The evaluation of antifungal activity of different fungicides in vitro condition is important for integrated disease management where limited and appropriate quantity of agrochemical should be used for achieving eco friendly management of grey rot. The effectiveness of P. fluorescens strains in inhibiting the growth of B. ricini has been clearly demonstrated with Pf 34 and Pf 36 being the most effective strains. Both the isolates tested positive for siderophore production. P. fluorescens secretes a hydroxamate-type siderophore which was effective in controlling Macrophomina phaseolina in groundnut (Gupta et al., 2002) through their ability to chelate and reduce the amount of ferric ions available in rhizosphere, competing with the plant pathogens and thus reduce their ability to colonize plant roots. P. fluorescens induces plant systemic resistance, which reduces the pathogen infection (Abozaid et al., 2020). The siderophore producing Pf 34 and Pf 36 strains were most effective in inhibiting B. ricini on castor capsules at 12 hours exposure period.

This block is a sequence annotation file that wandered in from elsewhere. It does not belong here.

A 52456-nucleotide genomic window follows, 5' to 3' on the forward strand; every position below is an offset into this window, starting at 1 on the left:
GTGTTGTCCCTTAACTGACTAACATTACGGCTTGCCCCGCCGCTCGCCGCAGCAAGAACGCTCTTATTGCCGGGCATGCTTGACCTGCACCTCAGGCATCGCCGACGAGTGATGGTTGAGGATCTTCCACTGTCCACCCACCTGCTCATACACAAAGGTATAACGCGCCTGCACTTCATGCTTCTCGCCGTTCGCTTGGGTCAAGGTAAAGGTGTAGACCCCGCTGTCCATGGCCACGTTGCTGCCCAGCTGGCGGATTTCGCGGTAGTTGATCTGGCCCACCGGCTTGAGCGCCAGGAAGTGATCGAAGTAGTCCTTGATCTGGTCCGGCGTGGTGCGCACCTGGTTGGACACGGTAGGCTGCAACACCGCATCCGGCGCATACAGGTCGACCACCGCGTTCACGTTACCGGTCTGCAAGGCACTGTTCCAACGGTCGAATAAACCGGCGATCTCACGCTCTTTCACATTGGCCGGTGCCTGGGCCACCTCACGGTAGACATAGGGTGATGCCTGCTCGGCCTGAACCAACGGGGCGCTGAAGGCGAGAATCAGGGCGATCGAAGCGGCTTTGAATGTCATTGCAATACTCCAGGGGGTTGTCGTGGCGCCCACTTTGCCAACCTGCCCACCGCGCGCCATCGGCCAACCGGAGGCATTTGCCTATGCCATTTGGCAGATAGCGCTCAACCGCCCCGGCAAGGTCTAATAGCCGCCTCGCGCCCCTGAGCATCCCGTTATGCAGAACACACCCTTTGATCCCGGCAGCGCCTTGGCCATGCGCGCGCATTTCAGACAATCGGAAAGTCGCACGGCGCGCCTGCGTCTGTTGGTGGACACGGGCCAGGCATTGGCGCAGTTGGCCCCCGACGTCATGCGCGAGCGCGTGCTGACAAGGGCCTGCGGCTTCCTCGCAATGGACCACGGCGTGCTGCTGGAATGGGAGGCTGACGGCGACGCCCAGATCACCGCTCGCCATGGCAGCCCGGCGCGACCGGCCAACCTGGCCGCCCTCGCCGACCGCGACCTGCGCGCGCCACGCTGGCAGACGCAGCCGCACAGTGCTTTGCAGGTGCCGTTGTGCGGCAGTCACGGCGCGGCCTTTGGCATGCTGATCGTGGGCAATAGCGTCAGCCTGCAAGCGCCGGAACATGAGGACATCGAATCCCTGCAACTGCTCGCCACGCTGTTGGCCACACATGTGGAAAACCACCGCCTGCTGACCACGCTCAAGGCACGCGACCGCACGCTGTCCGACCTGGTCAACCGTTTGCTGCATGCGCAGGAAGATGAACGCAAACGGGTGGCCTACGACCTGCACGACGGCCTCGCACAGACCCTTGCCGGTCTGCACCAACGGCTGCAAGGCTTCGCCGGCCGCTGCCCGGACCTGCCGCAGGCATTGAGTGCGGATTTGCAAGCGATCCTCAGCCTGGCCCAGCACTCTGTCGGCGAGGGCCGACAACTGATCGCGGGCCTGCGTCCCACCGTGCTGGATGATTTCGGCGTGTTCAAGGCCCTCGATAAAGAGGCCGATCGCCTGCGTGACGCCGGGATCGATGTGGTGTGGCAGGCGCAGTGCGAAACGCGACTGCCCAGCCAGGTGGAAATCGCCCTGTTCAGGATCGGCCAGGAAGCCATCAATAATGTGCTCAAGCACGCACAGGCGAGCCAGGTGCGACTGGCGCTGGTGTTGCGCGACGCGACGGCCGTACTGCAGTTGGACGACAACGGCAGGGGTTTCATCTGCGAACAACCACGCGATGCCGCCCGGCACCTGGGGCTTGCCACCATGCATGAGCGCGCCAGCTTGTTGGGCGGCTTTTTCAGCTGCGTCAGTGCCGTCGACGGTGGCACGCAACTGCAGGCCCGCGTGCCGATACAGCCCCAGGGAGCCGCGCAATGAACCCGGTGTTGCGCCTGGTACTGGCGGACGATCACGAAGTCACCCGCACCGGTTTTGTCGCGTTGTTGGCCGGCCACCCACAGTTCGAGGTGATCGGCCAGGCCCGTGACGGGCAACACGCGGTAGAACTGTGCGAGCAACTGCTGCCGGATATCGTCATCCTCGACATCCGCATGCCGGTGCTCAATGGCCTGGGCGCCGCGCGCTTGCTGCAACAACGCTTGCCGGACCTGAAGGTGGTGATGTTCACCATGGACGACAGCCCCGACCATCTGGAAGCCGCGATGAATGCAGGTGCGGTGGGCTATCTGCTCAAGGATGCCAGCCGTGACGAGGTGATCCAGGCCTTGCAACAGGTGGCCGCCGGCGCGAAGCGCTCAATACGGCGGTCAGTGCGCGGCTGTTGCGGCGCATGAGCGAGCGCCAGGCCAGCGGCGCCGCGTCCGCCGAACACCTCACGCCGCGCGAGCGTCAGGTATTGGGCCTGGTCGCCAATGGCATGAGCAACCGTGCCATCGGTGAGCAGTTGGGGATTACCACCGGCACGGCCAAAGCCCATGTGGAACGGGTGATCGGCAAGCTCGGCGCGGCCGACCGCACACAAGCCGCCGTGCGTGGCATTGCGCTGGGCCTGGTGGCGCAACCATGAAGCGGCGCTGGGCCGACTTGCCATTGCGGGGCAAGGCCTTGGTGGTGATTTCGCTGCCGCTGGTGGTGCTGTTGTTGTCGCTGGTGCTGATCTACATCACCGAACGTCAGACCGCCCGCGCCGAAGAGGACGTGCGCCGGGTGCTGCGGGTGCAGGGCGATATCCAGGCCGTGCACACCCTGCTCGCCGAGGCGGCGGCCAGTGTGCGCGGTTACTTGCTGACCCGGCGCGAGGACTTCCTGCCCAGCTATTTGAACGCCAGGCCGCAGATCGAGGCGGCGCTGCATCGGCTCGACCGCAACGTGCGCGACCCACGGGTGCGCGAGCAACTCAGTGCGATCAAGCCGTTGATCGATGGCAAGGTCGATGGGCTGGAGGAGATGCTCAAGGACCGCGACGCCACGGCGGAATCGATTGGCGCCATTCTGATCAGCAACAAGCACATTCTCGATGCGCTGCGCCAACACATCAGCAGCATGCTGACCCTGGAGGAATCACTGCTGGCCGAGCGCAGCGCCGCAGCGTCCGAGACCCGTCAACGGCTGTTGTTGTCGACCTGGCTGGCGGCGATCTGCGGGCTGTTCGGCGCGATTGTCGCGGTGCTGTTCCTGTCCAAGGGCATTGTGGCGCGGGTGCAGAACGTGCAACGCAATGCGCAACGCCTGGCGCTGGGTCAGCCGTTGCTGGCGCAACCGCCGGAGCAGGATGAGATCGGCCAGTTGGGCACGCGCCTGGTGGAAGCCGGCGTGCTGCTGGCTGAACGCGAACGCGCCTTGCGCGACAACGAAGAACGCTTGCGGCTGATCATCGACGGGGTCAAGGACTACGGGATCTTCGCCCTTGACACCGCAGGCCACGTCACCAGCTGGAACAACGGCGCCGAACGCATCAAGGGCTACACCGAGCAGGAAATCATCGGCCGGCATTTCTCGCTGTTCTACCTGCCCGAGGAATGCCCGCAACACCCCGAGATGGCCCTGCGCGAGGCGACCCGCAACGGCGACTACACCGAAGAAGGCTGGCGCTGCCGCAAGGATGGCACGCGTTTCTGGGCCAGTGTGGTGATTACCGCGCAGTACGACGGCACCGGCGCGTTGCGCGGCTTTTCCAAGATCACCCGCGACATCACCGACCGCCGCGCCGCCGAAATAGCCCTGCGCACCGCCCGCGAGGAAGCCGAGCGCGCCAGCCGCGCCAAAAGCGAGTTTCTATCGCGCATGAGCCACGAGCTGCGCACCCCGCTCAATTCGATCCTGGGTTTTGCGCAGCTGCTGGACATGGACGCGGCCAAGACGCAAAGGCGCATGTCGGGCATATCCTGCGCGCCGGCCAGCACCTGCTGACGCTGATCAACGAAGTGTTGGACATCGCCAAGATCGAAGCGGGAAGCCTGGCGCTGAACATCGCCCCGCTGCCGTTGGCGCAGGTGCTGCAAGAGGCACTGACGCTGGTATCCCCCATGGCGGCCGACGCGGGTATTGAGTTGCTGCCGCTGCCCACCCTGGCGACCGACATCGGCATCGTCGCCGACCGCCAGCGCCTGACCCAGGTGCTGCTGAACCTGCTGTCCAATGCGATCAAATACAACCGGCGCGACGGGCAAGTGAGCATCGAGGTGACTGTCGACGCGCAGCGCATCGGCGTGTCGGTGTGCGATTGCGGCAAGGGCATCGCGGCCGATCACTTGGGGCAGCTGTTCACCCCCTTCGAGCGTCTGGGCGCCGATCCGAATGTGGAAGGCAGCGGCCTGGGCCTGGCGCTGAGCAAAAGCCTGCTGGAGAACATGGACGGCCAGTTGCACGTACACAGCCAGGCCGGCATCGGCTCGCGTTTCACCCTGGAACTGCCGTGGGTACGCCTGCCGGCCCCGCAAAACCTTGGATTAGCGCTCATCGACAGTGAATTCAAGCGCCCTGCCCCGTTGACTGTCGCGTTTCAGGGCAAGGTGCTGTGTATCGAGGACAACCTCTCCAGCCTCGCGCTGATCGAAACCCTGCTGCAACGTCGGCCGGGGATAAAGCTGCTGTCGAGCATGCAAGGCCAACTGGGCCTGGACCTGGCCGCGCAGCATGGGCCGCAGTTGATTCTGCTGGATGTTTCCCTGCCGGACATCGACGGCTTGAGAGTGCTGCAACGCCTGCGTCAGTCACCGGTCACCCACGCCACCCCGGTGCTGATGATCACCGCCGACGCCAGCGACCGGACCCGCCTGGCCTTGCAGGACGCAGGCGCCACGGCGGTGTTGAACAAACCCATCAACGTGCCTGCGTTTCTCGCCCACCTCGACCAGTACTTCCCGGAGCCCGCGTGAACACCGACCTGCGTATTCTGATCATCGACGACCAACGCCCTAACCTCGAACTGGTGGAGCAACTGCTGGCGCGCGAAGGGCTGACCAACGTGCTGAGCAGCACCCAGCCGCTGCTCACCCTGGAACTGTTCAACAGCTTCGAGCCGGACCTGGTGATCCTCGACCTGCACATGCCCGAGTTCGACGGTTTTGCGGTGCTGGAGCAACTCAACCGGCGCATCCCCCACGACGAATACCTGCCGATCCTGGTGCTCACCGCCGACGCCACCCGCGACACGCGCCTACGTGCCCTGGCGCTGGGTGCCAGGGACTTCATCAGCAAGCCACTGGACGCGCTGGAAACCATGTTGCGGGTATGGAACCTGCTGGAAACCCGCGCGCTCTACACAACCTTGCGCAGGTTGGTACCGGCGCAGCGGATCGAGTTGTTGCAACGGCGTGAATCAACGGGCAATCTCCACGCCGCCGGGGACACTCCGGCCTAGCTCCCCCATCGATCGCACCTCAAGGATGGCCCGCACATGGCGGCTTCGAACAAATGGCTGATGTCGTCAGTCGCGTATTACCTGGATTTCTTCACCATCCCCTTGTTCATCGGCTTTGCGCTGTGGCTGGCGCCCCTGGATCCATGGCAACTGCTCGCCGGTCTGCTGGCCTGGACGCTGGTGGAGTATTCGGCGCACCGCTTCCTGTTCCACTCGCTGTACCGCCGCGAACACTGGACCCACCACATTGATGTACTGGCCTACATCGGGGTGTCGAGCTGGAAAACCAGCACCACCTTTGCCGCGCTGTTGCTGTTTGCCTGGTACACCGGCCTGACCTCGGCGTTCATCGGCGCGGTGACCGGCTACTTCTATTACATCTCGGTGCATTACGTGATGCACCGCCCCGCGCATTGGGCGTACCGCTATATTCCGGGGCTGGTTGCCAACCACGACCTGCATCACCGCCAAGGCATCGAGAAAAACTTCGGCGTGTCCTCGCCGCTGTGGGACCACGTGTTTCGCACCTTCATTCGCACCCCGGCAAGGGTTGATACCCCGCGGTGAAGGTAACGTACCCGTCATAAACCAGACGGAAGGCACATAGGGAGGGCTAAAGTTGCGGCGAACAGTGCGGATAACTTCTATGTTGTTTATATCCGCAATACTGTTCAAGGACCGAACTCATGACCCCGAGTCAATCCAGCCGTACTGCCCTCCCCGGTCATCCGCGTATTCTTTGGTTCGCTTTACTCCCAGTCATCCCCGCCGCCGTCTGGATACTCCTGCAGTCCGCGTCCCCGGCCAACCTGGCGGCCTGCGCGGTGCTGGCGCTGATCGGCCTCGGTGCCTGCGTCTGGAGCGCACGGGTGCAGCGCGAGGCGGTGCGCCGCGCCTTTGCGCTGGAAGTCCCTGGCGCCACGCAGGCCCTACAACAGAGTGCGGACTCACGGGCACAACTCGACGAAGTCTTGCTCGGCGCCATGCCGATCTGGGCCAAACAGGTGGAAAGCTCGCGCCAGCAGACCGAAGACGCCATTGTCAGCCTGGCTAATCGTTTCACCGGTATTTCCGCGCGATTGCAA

• Conclusion

    Eight strains out of all the tested P. fluorescens were antagonistic to castor grey mold pathogen B. ricini. Among the chemicals, carbendazim showed maximum efficacy on the growth of B. ricini and in lowering capsule infection. The effectiveness of P. fluorescens strains Pf 34 and Pf 36 in inhibiting the growth of B. ricini on castor capsules at 12 hours exposure time has been clearly demonstrated and was on par with fungicide treated.


  • Further Research

    Since the present study was conducted under laboratory conditions, more insight is required into the effect of exposure time of B. ricini spayed with bacterial (potential strains P. fluorescens) suspension alone or in combination with fungicides and non- conventional chemicals on disease infection under field conditions, more so because grey mold is a weather dependent disease. This would immensely help in taking prophylactic measures at appropriate time before the onset of the cyclonic rainfall and subsequently reduce the disease infection.


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Cite

1.
Basha SA, Ramya V, Begum AS, Raghavendra G, Ramanjaneyulu AV, Kumar MVN. Evaluation of Pseudomonas fluorescens strains, Fungicides and Non-conventional Chemicals Against Botyrotinia ricini Causing Grey Mold Disease in Castor IJBSM [Internet]. 07Sep.2021[cited 8Feb.2022];12(1):339-347. Available from: http://www.pphouse.org/ijbsm-article-details.php?article=1498